URCSA consists of seven regional synods, namely Namibia, Northern Transvaal, Southern Transvaal, Phororo (Northern Cape), Cape, KwaZulu-Natal, Free State and Lesotho. Each region has its own moderamen, and every congregation is represented at these synods. Congregations are grouped together in presbyteries. At the general synod level congregations are only represented through their presbyteries. The General Synod determines the Church's policy, and the regional synods see to it that these policies are reflected in their various activities.13

If unity is indeed a fruit of the reconciliatory work of Christ on the cross, reuniting the DRC family and URCSA is of paramount importance, because it is a biblical and a confessional imperative. The process of unifying these churches is as important as calling people to faith in Christ, or as important as the Eucharist and the Word of God. When the people of God are gathered at the table of the Lord to partake of the Lord's Supper, they believe that this action does not only draw them into saving communion with God in Christ, but also constitutes them as Christ's body, the church. The metaphor of 'the body of Christ' has a standing history, with a rich scope of meaning.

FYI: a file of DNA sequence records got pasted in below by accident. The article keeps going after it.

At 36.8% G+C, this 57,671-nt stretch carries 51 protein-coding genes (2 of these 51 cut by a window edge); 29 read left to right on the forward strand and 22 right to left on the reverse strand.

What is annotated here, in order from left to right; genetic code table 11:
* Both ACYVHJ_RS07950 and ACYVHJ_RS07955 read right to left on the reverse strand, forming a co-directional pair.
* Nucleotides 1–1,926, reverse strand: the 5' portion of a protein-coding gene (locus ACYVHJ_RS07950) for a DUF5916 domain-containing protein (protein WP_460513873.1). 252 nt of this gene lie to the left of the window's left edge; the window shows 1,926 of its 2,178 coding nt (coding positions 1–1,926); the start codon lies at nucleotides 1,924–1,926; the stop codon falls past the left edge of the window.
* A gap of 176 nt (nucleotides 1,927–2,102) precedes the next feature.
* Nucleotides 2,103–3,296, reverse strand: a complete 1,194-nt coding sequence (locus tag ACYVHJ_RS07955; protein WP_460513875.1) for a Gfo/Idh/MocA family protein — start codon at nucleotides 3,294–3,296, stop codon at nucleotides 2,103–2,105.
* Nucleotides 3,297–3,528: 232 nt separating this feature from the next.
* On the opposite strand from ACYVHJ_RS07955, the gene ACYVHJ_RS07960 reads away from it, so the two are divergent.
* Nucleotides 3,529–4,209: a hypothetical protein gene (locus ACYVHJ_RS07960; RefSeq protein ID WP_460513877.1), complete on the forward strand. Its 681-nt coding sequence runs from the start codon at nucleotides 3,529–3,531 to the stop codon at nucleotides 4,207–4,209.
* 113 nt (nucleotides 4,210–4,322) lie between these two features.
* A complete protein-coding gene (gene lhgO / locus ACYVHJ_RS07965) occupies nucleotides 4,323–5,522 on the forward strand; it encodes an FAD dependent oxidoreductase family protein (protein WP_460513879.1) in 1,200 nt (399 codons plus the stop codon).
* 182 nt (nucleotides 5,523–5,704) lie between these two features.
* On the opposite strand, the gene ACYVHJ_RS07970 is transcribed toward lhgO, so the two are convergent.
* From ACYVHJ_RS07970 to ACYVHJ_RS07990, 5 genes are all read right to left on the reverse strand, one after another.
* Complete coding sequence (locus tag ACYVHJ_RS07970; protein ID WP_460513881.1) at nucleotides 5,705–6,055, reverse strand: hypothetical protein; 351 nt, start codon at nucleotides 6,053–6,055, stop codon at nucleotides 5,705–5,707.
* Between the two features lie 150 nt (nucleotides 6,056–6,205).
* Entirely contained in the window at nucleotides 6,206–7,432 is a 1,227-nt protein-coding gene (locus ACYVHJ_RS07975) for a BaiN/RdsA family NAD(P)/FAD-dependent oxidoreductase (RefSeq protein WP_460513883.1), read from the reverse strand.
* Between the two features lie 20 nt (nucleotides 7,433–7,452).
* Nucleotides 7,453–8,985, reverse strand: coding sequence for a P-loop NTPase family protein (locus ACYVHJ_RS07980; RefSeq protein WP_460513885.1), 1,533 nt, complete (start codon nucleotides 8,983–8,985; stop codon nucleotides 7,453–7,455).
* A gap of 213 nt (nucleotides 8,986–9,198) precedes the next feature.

The body of Christ could refer to:

The Word made flesh.

The Eucharistic body.

The body of Christ, the church.

De Lubac (1949) argues that, although it is true that the church constituted the Eucharist, it was equally true that the Eucharist established the church. The fluid meaning of the metaphor 'the body of Christ' helped to preserve the importance of connections between sacramental theology and ecclesiology. Consider the following passage from a famous sermon by St. Augustine:

Since you are the body of Christ and his members, it is your mystery that is placed on the Lord's Table, it is your mystery that you what you see, and receive what you are. (Sermon 272)